Welcome to the LWTM – ‘Cooking with herbs’ blog series

In this blog series you will find historical information and recipes about the most commonly used kitchen herbs. They do not only add flavour, but they also make a positive impact on our health and well-being. To find out more about other kitchen herbs, please type ‘cooking with herbs’ into the search box.

Tarragon  – artemisia dracunculas

Tarragon belongs to the Artemisia family, (like dandelion and vermouth) and comes originally from Siberia and the West coast of the US. It grows over 1m tall and has fine green leaves, which are very aromatic and used in the kitchen. 

But tarragon has also medical properties and is  especially helpful for the digestion, kidney and bladder, rheumatism and gout. People used to drink  tarragon water: Boil one litre of water and leave three to four tarragon twigs in the water, then sip this water throughout the day. Its main health properties is to help the digestion, especially with bloating, but also aids with the production of urine and helps with the general elimination process. It is also an antiseptic and can rid the body of worms and parasites.

It was brought to Europe throughout the Middle Ages by the Crusaders who returned from the Middle East. It was used as a treatment for foul breath, toothache and anaemia. The word ‘tarragon’ is believed to come from ‘tarkhun’ which means little dragon in Arabic, as it was used to heal snake bites. Another herbal recipe prescribes chewing tarragon will help with persistent hiccups.

Tarragon In the kitchen:
Its aromatic fresh leaves are used in the French or generally Mediterranean kitchen. Tarragon has an aromatic property reminiscent of anise due to the presence of estragole. Taste to put in conjuction with helpful properties for the digestion make it a favourite kitchen herb and it can be found in sauces, such as sauce Bernaise or as flavouring in mustard, soups, salads and even as tarragon vinegar.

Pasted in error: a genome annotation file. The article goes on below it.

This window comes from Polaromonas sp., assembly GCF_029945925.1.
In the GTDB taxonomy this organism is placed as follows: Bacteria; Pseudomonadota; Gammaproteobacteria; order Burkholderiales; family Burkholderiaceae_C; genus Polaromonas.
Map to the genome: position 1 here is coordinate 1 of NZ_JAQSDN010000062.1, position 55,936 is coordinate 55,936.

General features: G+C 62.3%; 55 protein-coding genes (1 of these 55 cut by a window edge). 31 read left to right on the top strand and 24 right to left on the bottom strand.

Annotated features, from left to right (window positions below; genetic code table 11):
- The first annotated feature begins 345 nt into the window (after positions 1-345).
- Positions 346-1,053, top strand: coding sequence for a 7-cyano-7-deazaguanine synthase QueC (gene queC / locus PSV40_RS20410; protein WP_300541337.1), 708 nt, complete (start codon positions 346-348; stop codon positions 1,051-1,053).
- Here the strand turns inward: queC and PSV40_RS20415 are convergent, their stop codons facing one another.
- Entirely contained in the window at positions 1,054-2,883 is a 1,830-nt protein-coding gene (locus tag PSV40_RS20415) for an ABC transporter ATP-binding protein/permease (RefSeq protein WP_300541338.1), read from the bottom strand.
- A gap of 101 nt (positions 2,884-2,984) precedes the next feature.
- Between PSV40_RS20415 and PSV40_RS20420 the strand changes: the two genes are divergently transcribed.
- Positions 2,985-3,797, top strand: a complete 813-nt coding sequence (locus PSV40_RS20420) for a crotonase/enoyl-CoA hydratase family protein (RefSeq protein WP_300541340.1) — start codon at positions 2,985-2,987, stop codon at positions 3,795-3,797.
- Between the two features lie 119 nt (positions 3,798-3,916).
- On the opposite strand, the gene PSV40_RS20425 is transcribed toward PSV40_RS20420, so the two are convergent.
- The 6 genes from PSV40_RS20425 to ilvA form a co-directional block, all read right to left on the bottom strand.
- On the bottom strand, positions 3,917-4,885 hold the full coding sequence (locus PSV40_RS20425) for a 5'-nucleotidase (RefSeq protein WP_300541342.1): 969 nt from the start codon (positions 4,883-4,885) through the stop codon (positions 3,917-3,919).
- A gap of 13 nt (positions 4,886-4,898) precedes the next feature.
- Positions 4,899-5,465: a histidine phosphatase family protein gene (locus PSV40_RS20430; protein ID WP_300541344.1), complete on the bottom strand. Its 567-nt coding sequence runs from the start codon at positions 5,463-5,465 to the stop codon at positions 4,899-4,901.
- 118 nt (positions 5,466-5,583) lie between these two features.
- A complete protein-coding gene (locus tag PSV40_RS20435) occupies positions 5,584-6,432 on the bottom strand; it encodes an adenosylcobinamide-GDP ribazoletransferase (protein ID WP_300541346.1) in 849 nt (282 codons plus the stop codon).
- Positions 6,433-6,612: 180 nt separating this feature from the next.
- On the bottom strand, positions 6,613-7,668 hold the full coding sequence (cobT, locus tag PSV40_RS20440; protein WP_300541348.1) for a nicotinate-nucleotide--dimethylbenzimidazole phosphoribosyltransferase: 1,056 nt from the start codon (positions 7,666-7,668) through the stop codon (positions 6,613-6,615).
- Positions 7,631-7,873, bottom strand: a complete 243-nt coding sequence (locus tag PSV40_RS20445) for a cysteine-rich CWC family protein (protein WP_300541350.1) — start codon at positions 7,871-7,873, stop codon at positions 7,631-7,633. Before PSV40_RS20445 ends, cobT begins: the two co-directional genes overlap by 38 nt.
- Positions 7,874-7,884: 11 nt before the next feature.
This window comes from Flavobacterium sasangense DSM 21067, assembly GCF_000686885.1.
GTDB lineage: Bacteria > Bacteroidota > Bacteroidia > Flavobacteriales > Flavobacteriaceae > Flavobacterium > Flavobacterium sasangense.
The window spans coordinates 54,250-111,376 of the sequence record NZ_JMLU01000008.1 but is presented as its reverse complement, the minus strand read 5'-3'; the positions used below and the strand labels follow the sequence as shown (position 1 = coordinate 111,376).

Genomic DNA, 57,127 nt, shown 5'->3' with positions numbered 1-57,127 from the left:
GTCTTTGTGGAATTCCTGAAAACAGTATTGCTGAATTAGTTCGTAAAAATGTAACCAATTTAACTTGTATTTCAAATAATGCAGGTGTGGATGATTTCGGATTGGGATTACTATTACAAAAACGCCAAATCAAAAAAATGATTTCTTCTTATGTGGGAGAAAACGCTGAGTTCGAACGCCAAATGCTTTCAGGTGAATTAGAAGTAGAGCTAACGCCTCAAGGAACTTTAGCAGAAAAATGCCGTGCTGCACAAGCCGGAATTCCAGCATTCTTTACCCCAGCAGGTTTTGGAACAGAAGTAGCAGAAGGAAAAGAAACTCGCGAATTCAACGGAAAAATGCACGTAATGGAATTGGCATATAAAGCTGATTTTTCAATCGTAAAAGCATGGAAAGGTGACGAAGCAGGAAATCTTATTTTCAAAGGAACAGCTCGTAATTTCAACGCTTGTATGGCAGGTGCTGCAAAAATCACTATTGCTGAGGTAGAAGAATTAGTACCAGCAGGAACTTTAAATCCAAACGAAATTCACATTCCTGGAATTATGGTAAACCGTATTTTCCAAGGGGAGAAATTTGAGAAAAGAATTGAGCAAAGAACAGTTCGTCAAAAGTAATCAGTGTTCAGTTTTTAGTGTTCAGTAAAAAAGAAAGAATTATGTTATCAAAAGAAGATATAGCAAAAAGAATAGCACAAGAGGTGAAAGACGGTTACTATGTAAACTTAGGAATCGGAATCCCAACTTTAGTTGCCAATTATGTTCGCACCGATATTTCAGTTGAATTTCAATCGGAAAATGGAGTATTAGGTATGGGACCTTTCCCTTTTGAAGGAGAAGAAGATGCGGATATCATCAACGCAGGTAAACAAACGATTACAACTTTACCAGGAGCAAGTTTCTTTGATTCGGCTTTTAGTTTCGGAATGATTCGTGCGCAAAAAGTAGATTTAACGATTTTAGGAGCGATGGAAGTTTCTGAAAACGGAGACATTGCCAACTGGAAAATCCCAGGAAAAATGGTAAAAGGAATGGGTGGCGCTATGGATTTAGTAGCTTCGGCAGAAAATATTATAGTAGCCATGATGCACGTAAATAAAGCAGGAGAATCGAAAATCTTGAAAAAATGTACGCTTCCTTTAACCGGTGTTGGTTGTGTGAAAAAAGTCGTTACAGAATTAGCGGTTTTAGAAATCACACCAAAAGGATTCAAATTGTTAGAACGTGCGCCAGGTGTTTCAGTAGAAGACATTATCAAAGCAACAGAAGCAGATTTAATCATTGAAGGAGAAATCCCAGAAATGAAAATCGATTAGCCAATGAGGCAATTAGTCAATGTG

Sauce Bernaise:
Ingredients: 1 tbsp water, 1 tbsp white wine vinegar, 1/2 small onion (chopped),
I chopped tarragon leaf (keep the stalk), 1 egg yolk, 75g melted butter, salt and pepper to season. 

  • Place the vinegar, water, onion, and tarragon stalk into a small saucepan over a medium heat and simmer, until you have half a tablespoon of liquid remaining. Strain the liquid into a bowl and set aside.
  • Place the egg yolk and tarragon vinegar reduction into a food processor and blend together until light and frothy.
  • With the food processor still running on its slowest speed, add the melted butter, 1 tbsp at a time, until the sauce is thick and smooth. Be careful not to over beat the mixture as it may separate.
  • Stir in the chopped tarragon and season, to taste, with salt and freshly ground black pepper.

this sauce works well with steak and steamed vegetables

Tarragon salad dressing: 

Ingredients: 1 tsp of chopped tarragon, 1 tsp of dijon mustard, 1 tbsp honey, 5 tbsp olive oil, 2 tbsp of wine vinegar, salt & pepper to season.

Mix all these ingredients together in a big salad bowl and then top up with fresh leaf salad mixed with ruccola or raddicio salad. Mix the salad, so the dressing coats lightly all the leaves.